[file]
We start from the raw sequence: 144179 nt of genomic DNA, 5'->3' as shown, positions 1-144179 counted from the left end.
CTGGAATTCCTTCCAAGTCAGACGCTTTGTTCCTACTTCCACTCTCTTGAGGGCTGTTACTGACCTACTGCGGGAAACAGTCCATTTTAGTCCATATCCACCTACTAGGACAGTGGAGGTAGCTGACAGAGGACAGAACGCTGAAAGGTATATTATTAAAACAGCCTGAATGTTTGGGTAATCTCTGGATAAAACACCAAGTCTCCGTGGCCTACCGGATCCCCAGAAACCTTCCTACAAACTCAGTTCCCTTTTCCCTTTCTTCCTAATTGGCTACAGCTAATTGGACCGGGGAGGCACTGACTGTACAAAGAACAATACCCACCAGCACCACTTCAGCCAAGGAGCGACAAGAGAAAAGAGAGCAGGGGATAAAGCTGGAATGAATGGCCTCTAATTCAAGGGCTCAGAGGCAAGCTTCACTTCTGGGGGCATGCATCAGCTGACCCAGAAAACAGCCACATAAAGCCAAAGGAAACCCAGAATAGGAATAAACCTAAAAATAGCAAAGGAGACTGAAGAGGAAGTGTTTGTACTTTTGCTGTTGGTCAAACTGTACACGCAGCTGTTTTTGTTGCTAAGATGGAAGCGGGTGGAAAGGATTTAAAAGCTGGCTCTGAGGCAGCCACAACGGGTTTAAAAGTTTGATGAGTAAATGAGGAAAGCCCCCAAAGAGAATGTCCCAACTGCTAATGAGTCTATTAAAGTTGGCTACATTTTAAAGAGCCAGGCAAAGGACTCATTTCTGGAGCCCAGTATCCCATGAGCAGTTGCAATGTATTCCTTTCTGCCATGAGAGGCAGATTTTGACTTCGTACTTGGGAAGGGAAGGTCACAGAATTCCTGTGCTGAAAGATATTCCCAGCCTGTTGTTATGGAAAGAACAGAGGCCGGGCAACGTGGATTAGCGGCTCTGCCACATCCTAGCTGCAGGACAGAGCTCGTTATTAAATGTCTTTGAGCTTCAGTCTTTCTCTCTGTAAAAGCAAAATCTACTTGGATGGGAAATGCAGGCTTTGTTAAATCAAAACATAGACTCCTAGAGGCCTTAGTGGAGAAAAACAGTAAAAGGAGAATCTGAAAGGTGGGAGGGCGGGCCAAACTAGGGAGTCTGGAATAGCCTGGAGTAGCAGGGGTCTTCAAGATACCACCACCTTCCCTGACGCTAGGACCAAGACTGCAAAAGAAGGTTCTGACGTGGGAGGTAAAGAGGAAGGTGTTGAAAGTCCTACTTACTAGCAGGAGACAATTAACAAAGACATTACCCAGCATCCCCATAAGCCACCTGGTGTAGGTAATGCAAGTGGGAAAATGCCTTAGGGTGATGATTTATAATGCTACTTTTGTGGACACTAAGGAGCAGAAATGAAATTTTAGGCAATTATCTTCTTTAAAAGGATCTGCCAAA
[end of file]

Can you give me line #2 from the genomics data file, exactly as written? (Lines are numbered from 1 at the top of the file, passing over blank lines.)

CTGGAATTCCTTCCAAGTCAGACGCTTTGTTCCTACTTCCACTCTCTTGAGGGCTGTTACTGACCTACTGCGGGAAACAGTCCATTTTAGTCCATATCCACCTACTAGGACAGTGGAGGTAGCTGACAGAGGACAGAACGCTGAAAGGTATATTATTAAAACAGCCTGAATGTTTGGGTAATCTCTGGATAAAACACCAAGTCTCCGTGGCCTACCGGATCCCCAGAAACCTTCCTACAAACTCAGTTCCCTTTTCCCTTTCTTCCTAATTGGCTACAGCTAATTGGACCGGGGAGGCACTGACTGTACAAAGAACAATACCCACCAGCACCACTTCAGCCAAGGAGCGACAAGAGAAAAGAGAGCAGGGGATAAAGCTGGAATGAATGGCCTCTAATTCAAGGGCTCAGAGGCAAGCTTCACTTCTGGGGGCATGCATCAGCTGACCCAGAAAACAGCCACATAAAGCCAAAGGAAACCCAGAATAGGAATAAACCTAAAAATAGCAAAGGAGACTGAAGAGGAAGTGTTTGTACTTTTGCTGTTGGTCAAACTGTACACGCAGCTGTTTTTGTTGCTAAGATGGAAGCGGGTGGAAAGGATTTAAAAGCTGGCTCTGAGGCAGCCACAACGGGTTTAAAAGTTTGATGAGTAAATGAGGAAAGCCCCCAAAGAGAATGTCCCAACTGCTAATGAGTCTATTAAAGTTGGCTACATTTTAAAGAGCCAGGCAAAGGACTCATTTCTGGAGCCCAGTATCCCATGAGCAGTTGCAATGTATTCCTTTCTGCCATGAGAGGCAGATTTTGACTTCGTACTTGGGAAGGGAAGGTCACAGAATTCCTGTGCTGAAAGATATTCCCAGCCTGTTGTTATGGAAAGAACAGAGGCCGGGCAACGTGGATTAGCGGCTCTGCCACATCCTAGCTGCAGGACAGAGCTCGTTATTAAATGTCTTTGAGCTTCAGTCTTTCTCTCTGTAAAAGCAAAATCTACTTGGATGGGAAATGCAGGCTTTGTTAAATCAAAACATAGACTCCTAGAGGCCTTAGTGGAGAAAAACAGTAAAAGGAGAATCTGAAAGGTGGGAGGGCGGGCCAAACTAGGGAGTCTGGAATAGCCTGGAGTAGCAGGGGTCTTCAAGATACCACCACCTTCCCTGACGCTAGGACCAAGACTGCAAAAGAAGGTTCTGACGTGGGAGGTAAAGAGGAAGGTGTTGAAAGTCCTACTTACTAGCAGGAGACAATTAACAAAGACATTACCCAGCATCCCCATAAGCCACCTGGTGTAGGTAATGCAAGTGGGAAAATGCCTTAGGGTGATGATTTATAATGCTACTTTTGTGGACACTAAGGAGCAGAAATGAAATTTTAGGCAATTATCTTCTTTAAAAGGATCTGCCAAA